During the final week of March, ten Ukrainian buses were commandeered at a Russian checkpoint; busses that could have participated in the rescues. Russia has also repeatedly refused humanitarian aide from entering the city, including twelve buses that were stripped clean at a Russian checkpoint of the fourteen tons of medical supplies they carried, before being sent on their way.

Russian atrocities against civilians or evidence of such abuses in liberated regions of Ukraine have continued throughout the country.

In the Donbas Oblast where civilians are being advised to evacuate ahead of an anticipated major Russian offensive, a Russian missile struck a major train station at Kramatorsk on April 7 where hundreds were gathered attempting to flee west. Fifty were killed and a further ninety-eight civilians were hospitalized including sixteen children and forty-six women.

In Mariupol, in lieu of agreeing to any significant evacuation corridors, the deportation of upwards of 50,000 civilians to Russia have continued in earnest as Russian troops force civilians at gun point out of their shelters and into deportation vans. As previously discussed in Analysis #6 the Russians have set up “filtration camps” in the separatist’s region of Donetsk to sort deported civilians and ship them to Russia.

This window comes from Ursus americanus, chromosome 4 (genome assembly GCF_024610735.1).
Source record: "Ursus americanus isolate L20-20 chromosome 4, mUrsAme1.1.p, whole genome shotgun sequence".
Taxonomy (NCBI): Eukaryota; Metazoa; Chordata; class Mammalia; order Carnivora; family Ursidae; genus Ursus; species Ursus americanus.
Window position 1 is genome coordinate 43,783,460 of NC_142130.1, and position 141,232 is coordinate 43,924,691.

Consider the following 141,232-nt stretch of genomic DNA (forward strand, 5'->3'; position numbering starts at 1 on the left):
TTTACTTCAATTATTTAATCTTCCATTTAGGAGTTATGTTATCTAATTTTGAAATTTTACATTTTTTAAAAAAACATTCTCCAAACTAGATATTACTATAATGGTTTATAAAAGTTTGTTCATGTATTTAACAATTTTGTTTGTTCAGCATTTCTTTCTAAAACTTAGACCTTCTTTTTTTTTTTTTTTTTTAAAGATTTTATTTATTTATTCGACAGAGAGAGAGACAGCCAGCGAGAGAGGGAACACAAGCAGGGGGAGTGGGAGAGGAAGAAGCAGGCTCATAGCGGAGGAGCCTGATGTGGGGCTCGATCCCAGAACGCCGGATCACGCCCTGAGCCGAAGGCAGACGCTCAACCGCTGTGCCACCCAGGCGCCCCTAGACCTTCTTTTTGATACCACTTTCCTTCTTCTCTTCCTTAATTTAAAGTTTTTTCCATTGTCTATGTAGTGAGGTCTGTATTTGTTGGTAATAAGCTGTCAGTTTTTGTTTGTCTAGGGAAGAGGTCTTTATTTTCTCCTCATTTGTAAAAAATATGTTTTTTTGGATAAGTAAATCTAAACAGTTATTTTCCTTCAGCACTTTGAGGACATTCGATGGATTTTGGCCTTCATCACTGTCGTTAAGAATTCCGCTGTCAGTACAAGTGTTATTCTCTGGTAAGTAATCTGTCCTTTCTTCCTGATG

Since then, additional information has come to light as escaped deportees have filled in the gaps and provided details on their ordeals.

These escapees have revealed that upon arrival in Donetsk that they were fingerprinted, photographed, interrogated about their political views, had their cell phones confiscated and their contacts and call and text logs downloaded. After processing, some who had family or friends in Russia were relocated to those residences while others were shipped 600 miles east to a “refugee” facility in the Russian city of Vladimir.

“Anna” a pseudonym for a twenty-four year old escapee, recounted how soldiers with guns in nondescript uniforms and without insignias broke into the bomb shelter and ordered the ninety women and children out. Upon reaching the surface, Anna, who had not been outside in days, couldn’t believe her eyes, as “everything was completely destroyed.”

Forced into a van, Anna, along with her teenage brother, grandmother, aunt, and the aunt’s two children, had no idea who these men were or where they were being taken. They ended up at a filtration camp that was housing over nine hundred civilians from Mariupol. There Anna and her family members were “treated like criminals…and held as property of the Russian Federation.”